Why did the most read work in English literature go without cinematic adaptation for so long? And why, after so much neglect, did five major film adaptations of the poem appear between 1999 and 2008? This book explores the growing list of films based on or inspired by the Old English epic poem Beowulf, and thus joins the ongoing consideration of film medievalism. If the films lead audiences back to the original, the will discover a work of great cultural, linguistic, and inherent visual power - but will the pervasive influence of cinema affect the future reception of Beowulf? The films derived from it constitute an interesting if yet incomplete body of variants with their own specific social commentary: they inevitably sway t only from the story, but also from the themes and concerns of the original to those more interesting to the filmmakers. The films under consideration here, like all others, respond to the zeitgeist: they measure the pulse of how we are processing inherited tions of heroism in contemporary media, and they teach us more about our own times than about the poem from which they derive.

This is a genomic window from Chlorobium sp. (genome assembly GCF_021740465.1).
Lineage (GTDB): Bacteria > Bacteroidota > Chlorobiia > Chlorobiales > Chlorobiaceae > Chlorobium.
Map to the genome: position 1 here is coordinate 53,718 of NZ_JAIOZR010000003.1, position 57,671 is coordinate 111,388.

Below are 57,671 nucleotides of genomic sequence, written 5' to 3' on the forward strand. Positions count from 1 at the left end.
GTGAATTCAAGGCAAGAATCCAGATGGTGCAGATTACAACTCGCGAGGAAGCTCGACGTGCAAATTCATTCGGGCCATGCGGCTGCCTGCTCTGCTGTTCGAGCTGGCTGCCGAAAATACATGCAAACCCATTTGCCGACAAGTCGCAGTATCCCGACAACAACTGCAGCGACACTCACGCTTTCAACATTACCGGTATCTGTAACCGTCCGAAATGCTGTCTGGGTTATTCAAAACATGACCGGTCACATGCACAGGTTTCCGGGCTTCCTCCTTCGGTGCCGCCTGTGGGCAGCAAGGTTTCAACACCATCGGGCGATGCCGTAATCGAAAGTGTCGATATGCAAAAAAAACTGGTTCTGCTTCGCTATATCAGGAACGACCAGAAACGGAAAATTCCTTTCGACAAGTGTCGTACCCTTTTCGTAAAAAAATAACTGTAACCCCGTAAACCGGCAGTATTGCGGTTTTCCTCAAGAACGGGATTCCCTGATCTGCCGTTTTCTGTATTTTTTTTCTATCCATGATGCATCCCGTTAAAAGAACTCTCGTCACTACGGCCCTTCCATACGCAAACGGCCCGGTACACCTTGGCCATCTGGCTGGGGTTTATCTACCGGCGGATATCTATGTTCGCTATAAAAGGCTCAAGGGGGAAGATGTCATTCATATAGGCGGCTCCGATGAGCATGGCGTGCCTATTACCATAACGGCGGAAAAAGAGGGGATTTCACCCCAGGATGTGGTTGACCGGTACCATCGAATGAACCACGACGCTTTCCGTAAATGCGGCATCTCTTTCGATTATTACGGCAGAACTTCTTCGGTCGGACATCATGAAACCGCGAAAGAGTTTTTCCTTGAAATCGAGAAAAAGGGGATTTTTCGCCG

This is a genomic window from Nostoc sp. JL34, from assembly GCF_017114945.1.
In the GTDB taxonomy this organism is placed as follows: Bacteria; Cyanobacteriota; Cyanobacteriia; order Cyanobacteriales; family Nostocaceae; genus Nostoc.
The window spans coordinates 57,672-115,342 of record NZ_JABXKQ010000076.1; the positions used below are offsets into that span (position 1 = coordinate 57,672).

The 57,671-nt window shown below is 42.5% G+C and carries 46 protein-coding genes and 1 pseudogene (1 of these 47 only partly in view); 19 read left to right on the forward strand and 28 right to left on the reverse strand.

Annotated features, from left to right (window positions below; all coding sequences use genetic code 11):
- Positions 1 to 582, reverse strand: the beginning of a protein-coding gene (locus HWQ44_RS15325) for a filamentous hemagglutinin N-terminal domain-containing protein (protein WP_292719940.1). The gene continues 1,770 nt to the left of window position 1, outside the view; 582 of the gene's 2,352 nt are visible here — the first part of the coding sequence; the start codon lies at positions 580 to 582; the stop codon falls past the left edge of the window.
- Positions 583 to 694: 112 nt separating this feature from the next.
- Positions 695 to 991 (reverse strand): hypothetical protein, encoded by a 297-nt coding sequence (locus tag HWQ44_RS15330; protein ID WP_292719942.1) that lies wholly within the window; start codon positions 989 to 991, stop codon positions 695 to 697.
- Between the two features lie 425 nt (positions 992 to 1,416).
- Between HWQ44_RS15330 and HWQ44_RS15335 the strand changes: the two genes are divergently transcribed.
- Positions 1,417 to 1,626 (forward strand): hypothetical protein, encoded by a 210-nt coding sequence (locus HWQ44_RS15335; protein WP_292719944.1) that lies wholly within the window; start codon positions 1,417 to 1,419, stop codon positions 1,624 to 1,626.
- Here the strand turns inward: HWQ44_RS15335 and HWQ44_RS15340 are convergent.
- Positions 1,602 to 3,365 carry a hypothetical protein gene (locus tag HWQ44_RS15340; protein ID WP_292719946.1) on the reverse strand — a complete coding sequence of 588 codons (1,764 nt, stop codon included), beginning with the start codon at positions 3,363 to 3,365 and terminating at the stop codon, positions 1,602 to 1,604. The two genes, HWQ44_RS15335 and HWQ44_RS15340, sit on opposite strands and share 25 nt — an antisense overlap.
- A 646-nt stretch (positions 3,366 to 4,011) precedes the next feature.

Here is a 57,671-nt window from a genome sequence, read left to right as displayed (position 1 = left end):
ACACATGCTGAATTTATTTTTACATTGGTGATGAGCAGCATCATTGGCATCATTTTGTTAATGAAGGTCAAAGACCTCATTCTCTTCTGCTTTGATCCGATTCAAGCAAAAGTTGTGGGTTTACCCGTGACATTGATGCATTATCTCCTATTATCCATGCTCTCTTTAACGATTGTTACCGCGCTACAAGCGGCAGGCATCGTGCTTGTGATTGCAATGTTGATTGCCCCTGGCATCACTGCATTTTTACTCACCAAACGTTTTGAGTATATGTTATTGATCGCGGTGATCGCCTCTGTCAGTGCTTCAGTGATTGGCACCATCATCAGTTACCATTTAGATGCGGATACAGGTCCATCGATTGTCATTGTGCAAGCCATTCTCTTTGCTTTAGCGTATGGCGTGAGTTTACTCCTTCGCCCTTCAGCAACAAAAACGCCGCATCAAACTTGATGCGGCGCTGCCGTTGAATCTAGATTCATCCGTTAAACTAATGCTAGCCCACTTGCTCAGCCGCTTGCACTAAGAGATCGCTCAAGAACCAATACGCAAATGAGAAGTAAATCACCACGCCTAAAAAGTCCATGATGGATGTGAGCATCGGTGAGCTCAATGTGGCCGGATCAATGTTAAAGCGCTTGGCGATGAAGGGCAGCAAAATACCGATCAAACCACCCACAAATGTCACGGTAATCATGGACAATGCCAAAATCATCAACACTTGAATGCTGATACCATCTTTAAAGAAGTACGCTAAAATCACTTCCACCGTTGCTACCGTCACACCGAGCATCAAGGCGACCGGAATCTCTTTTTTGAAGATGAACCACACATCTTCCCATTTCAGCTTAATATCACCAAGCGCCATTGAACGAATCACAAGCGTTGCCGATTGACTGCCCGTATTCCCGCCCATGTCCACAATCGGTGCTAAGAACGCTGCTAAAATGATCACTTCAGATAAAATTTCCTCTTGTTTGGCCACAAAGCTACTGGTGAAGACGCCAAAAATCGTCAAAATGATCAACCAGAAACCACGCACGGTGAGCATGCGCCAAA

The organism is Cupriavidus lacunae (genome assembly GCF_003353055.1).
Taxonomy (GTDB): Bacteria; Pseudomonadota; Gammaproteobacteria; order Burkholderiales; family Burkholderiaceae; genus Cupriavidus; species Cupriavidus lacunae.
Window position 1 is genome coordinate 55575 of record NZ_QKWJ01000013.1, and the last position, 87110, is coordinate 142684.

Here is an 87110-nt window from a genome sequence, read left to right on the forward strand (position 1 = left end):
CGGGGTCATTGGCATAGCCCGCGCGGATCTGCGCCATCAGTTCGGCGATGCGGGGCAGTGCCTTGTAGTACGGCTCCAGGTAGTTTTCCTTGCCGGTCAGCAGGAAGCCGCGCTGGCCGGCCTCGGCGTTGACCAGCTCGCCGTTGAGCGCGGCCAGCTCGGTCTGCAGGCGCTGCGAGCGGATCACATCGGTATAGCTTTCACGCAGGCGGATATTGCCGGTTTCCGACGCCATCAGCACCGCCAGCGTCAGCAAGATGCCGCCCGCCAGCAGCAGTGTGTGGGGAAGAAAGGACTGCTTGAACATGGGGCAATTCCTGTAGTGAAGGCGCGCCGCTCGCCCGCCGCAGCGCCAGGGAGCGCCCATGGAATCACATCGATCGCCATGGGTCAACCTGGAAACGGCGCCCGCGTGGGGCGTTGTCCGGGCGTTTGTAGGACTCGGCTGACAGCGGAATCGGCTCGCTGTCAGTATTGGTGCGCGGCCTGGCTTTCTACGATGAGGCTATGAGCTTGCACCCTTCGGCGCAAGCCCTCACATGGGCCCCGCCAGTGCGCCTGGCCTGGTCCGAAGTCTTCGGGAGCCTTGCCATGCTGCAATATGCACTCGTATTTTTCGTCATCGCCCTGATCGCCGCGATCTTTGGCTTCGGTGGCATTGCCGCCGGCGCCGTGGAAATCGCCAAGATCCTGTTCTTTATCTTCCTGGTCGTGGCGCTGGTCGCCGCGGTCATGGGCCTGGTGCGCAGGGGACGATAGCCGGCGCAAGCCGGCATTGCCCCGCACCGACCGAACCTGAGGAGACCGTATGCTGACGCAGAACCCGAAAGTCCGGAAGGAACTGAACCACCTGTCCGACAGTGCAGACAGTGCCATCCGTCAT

Nickolas Haydock is professor of English at the University of Puerto Rico, Mayaguez. In addition to movie medievalism and film, he also writes about medieval Scots literature.
E. L. Risden is an associate professor of English at St. Norbert College in De Pere, Wisconsin, USA. He has published books and essays on medieval and Renaissance studies as well as poetry and fiction.